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Report

Is There Such a Thing as ‘Conservative’ Foreign Policy in 2014?

Christopher S. Parker and Rachel Blum

Foreign policy is once again at the forefront of public debate. Americans have taken notice of ISIS and President Obama’s decision to commit the United States to an active role in the conflict. And in the upcoming midterm elections, foreign policy will have significant influence on approximately 8-in-10 Republicans’ votes. This paper aims to examine what may turn out to be fissures among conservatives when it comes to foreign policy on the eve of the 2014 midterms.

Using the 2012 American National Election Study (ANES), Christopher S. Parker and Rachel Blum compare foreign policy attitudes of Tea Party Conservatives and Establishment Conservatives. They analyze attitudes towards retrospective, prospective, and current issues. The authors found that while the Tea Party is motivated by nationalism, Establishment Conservatives assume a more defensive attitude.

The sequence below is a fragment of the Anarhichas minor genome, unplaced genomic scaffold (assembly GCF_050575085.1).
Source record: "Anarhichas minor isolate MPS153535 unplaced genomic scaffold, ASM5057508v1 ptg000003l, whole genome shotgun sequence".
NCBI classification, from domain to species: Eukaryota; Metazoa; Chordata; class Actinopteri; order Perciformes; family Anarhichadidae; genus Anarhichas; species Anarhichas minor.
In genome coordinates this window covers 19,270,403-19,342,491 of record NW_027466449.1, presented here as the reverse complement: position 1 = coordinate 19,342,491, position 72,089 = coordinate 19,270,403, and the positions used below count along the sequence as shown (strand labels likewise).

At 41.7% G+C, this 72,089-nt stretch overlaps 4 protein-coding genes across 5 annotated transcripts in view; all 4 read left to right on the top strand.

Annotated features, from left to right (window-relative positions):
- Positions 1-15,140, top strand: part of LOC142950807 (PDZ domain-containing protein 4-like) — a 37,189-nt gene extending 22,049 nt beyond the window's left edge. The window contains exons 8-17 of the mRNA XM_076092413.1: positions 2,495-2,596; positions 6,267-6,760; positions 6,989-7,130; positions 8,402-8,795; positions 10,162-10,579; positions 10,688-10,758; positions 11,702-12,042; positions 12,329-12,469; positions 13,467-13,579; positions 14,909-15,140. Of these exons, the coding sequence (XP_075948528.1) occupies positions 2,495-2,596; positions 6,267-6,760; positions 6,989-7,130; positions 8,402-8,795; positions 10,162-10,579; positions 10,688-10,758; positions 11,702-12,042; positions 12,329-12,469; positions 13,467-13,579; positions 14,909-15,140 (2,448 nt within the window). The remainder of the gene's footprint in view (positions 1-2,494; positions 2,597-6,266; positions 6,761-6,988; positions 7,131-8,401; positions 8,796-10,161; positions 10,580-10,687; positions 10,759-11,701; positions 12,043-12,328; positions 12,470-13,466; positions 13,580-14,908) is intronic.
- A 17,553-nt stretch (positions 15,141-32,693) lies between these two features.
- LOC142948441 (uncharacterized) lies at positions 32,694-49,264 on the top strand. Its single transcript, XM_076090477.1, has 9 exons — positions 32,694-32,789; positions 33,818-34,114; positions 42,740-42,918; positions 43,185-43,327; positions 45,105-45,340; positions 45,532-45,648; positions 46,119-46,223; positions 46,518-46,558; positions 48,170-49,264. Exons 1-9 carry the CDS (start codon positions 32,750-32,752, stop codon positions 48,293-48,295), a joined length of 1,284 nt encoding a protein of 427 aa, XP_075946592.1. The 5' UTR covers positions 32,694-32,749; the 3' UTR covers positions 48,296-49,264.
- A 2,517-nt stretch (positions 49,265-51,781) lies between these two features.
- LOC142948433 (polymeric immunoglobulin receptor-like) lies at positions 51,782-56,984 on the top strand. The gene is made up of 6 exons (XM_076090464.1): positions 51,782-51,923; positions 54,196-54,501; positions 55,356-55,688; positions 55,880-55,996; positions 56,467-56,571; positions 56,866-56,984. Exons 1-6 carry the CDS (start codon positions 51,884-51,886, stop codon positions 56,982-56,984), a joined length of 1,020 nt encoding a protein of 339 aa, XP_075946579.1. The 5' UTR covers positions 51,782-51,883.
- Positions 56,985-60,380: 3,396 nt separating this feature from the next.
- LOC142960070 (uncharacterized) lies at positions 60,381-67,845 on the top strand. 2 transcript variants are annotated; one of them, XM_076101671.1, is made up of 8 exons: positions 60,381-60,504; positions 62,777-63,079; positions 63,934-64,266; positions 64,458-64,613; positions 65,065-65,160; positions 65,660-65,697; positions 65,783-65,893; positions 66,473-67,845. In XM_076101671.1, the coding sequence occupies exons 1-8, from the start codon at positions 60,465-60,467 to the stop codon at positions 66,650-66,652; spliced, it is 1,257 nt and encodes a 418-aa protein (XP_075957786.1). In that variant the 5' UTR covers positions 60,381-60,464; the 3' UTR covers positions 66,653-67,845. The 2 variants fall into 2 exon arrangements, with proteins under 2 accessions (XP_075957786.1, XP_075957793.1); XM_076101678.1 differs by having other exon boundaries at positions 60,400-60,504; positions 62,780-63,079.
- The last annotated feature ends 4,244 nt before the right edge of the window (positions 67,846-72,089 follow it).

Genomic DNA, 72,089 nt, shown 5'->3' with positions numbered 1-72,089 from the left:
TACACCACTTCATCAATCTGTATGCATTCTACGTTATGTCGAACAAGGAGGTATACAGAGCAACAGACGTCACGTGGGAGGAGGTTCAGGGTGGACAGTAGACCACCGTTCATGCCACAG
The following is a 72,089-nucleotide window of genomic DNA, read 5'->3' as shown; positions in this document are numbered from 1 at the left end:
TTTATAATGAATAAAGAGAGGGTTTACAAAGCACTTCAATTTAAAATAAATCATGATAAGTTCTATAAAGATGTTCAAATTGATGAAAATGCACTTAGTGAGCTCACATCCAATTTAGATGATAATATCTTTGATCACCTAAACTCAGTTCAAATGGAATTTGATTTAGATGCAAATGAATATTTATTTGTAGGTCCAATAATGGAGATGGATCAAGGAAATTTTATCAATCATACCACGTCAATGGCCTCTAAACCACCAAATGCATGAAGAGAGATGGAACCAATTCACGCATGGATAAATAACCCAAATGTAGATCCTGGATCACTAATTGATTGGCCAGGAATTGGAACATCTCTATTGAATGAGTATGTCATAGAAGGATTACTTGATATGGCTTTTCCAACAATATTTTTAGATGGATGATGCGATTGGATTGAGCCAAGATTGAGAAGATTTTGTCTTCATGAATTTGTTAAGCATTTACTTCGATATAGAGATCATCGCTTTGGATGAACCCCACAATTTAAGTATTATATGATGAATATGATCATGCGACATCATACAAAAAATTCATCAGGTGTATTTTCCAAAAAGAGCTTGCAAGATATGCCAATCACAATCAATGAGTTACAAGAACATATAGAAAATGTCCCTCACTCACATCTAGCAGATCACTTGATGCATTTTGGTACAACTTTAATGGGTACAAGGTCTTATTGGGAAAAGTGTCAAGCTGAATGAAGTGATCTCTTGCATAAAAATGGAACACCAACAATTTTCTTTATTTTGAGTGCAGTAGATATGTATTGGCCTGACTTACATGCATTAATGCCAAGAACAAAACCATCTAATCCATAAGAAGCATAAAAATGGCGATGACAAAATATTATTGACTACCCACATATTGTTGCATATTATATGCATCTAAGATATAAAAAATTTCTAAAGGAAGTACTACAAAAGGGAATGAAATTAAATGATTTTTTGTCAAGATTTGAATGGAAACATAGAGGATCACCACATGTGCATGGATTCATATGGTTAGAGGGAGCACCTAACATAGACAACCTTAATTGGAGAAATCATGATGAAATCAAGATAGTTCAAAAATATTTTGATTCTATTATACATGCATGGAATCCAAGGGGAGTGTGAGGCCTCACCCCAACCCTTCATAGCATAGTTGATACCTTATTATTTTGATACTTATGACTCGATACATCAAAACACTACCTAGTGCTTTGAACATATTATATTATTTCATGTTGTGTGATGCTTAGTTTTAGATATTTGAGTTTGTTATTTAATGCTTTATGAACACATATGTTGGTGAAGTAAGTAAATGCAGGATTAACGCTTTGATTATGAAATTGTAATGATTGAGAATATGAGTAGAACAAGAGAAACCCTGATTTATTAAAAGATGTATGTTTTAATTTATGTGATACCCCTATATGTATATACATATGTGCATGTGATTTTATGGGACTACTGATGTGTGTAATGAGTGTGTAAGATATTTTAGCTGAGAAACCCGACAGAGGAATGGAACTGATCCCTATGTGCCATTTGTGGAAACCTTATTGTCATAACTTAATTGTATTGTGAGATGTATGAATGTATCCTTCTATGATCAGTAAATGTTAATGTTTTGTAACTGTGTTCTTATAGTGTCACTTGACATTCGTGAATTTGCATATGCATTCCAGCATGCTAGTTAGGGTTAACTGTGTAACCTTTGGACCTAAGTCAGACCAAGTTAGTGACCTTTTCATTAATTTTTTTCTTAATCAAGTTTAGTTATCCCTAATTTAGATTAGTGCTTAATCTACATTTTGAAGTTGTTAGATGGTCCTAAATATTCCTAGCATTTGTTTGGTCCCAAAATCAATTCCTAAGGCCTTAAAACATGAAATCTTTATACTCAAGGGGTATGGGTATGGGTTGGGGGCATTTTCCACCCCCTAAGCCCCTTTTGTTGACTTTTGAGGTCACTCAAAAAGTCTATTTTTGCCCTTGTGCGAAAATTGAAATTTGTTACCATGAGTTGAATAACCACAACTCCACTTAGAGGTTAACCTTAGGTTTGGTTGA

The authors’ key findings include:

  • Since 1945, Republican foreign policy has been pulled in two directions: realism and idealism. However, with the rise of the Tea Party, there’s another attitude: nationalism. These attitudes have caused divisions in the Republican Party between Tea Party and Establishment Conservatives.
  • In looking at the theoretical concepts and reviewing Republican foreign policy during postwar years, the Tea Party’s foreign policy attitudes are driven by fear and anxiety originating from a perceived ethno-cultural displacement.
  • Conservatives remained fractured on many foreign policy issues. Issues such as stability in the Middle East, identifying threats to American security, and perceptions of American strength are likely to increasingly divide the Republican Party.

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